What Makes A Good Application for the Creative Capital Award?
What makes a good application? Creative Capital instructs reviewers to focus on the ideas behind each project, but there is no denying that other certain qualities can make an application more impactful. After a multidisciplinary panel of experts from various fields chose the 2020 Creative Capital Awards, we asked them what stood out as they reviewed applications.
Each application goes through a several-month evaluation process consisting of three rounds. In the first and second rounds, projects are matched with reviewers from the applicants’ chosen disciplines (for example, a project submitted as poetry and social practice will be reviewed by people qualified in each field). Applications that make it to the final round are evaluated by a multidisciplinary in-person panel to choose the Creative Capital Awards.
So, artists should keep in mind that their applications are looked at both by people in their fields and people from other fields of the arts. Therefore, be careful about assuming past knowledge of work of field-specific references and terms. Roddy Schrock, Executive Director of Eyebeam, said, “Never assume that the reader understands anything about the applicant’s field, practice, or even assumptions about language. If there is a way to say something simply and directly, always take that route.”
Panelists commonly responded that applications that featured good, accessible work samples were important. Tara Aisha Willis, Curator of Performance at MOCA in Chicago, noted that “It is extremely difficult for performance work to be well-represented by typical video documentation.” She suggested that performance work samples should be explicit about how the work was presented. For instance, in the description field of the work sample upload section, artists should include information about the venue, whether it is multi-sided or unconventional seating, or typical theater style. “Panelists,” Willis said, “do not have that same understanding of how challenging it can be to get quality footage,” so adding descriptions about the performance will them fill in details that work sample footage might lack.
Applications should specifically answer “why our culture needs this contribution,” said Cassils.
Work samples can also be challenging for artists proposing projects that are in research and development, and therefore only have documentation of past work. We ask reviewers to take this into consideration, but there are certain things artists can do with their existing work samples to help build the case for the future project.
Angela Mattox, a performing arts curator, suggested that applicants be more explicit about labeling “which pieces, excerpts, and examples best embody the nascent idea.” Speaking directly to artists whose work is highly interdisciplinary, or whose project reflects a new career phase, Willis suggested to “consider showing the panelists what you’re working with across a range of types of media or practices and how you will bring a similar approach to your new project! At the same time, make sure you are creating a very clear case for the coherence of your practice and how everything is connected and relevant to your proposal.”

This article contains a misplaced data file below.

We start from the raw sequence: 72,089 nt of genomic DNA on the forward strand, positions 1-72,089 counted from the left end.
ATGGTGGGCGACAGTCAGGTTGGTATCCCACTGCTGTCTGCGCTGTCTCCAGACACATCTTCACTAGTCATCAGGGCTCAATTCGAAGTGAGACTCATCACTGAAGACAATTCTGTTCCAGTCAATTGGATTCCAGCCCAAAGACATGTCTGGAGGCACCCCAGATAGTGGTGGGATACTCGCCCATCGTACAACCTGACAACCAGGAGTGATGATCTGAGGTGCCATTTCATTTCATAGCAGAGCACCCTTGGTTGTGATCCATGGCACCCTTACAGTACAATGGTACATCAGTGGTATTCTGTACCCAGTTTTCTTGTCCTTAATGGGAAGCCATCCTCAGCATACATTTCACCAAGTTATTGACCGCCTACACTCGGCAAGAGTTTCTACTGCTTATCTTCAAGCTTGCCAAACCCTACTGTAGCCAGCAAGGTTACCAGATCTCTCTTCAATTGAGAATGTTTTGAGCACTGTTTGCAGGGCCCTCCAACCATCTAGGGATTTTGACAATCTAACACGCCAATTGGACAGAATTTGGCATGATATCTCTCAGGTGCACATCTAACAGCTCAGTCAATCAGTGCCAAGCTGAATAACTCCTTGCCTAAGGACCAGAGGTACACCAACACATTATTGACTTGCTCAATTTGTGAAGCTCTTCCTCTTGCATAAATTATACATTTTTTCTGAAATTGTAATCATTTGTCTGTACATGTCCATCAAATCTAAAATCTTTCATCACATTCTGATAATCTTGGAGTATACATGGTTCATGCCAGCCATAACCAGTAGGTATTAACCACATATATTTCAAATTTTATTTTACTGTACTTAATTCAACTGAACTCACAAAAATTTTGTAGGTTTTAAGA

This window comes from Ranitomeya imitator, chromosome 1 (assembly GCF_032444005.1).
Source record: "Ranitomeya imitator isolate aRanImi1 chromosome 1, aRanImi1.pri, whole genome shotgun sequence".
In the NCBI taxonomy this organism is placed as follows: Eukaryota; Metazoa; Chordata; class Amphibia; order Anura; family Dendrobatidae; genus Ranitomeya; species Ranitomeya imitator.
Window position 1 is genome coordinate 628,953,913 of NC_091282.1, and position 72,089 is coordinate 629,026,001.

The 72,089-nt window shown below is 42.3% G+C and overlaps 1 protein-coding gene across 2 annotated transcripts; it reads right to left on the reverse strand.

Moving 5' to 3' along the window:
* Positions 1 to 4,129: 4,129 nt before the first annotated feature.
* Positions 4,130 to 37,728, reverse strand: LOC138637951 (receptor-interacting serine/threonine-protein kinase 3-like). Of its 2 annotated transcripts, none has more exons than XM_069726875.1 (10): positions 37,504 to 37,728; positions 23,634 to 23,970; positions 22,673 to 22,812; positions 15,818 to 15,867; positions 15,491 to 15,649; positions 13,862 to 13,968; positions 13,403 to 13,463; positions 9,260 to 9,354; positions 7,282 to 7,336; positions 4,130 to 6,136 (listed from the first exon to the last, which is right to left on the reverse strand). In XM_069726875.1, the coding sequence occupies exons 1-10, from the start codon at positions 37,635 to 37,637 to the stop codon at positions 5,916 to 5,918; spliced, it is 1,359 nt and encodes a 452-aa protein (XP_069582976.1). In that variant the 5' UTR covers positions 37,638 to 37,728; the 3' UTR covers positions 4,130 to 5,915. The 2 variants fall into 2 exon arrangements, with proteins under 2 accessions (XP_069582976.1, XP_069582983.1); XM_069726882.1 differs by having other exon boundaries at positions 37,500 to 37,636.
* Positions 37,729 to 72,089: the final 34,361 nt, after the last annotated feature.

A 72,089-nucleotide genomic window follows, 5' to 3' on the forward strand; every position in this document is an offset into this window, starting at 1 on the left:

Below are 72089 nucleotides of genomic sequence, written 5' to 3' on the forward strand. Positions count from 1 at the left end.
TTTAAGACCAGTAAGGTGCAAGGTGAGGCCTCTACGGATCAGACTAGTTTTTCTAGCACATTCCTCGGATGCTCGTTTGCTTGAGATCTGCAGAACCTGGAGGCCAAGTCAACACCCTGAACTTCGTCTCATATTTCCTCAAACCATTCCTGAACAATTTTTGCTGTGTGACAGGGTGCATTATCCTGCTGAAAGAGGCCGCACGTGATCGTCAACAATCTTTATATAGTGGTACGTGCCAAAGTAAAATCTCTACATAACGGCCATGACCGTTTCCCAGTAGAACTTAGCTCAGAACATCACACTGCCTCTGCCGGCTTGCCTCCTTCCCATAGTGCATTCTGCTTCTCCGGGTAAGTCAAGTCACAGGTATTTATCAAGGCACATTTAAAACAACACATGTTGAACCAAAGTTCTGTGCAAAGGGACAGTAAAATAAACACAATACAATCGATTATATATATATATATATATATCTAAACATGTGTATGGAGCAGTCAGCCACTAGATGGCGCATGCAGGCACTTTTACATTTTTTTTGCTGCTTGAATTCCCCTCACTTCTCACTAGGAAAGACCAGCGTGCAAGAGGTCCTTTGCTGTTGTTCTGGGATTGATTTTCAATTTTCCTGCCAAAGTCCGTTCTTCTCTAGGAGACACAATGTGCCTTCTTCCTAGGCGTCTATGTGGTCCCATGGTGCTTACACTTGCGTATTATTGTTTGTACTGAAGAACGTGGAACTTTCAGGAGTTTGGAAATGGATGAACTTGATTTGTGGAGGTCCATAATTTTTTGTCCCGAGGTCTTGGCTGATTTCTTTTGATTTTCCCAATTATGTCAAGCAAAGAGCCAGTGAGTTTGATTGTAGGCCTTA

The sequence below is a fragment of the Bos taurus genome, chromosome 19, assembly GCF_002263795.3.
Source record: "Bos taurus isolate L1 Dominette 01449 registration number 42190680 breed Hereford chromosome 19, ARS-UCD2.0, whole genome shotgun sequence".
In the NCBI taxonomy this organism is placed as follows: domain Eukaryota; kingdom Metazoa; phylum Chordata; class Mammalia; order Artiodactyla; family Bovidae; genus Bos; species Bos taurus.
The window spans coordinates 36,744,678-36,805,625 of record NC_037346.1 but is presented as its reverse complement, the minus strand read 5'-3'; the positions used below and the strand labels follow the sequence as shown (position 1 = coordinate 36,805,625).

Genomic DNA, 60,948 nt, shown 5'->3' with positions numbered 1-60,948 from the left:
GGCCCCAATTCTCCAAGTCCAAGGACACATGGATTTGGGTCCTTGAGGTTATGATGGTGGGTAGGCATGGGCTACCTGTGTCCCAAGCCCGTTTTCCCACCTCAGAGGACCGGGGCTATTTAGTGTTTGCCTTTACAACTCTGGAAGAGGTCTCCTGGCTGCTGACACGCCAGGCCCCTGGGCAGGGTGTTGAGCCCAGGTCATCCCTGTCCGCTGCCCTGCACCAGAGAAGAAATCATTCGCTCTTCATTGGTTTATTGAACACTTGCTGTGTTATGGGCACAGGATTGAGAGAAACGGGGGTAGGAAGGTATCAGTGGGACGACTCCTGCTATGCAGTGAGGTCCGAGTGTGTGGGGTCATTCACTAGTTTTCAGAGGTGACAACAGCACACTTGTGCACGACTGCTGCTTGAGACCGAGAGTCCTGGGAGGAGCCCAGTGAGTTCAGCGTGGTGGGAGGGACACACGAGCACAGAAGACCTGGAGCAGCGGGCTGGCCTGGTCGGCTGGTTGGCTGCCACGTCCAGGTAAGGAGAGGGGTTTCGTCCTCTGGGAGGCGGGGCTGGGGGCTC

For film projects, Carlos Gutierrez, Executive Director of Cinema Tropical, stressed the importance of choosing good work samples. “By watching what the applicant submits you can tell if the artist has a cinematic eye,” he said, “that is, the capability of narrating a story using a cinematic language. If that’s not in place, it becomes very hard to justify the use of cinema as an optimal tool of expression of whichever subject matter the applicant has chosen.”
Clarity in intention and purpose in project descriptions was another consistent highlight of a good application. Creative Capital Awardee and panelist Lelah Mehran said that “the best applications presented clarity of ideas, writing, sample works, and thoroughly following the application guidelines.” Specifically, Creative Capital Awardee and panelist Cassils liked applications that answered “Why our culture needs this contribution.”
Creative Capital seeks adventurous, risk-taking work that pushes cultural conversations forward, and artists should keep this in mind when deciding what type of work they propose. Curator and Executive Director of Fathomers, Stacy Switzer said she “would also encourage artists to keep proposing projects that really push the boundaries of their own practices—and aspire to move culture in significant ways. Creative Capital is defined in part by its explicit and sincere embrace of creative risk, and I hope applicants continue to really leverage this invitation to go where you haven’t gone before.”
Read more about the Creative Capital Award application, and get started. The application is due Saturday, February 29 at 4 pm ET.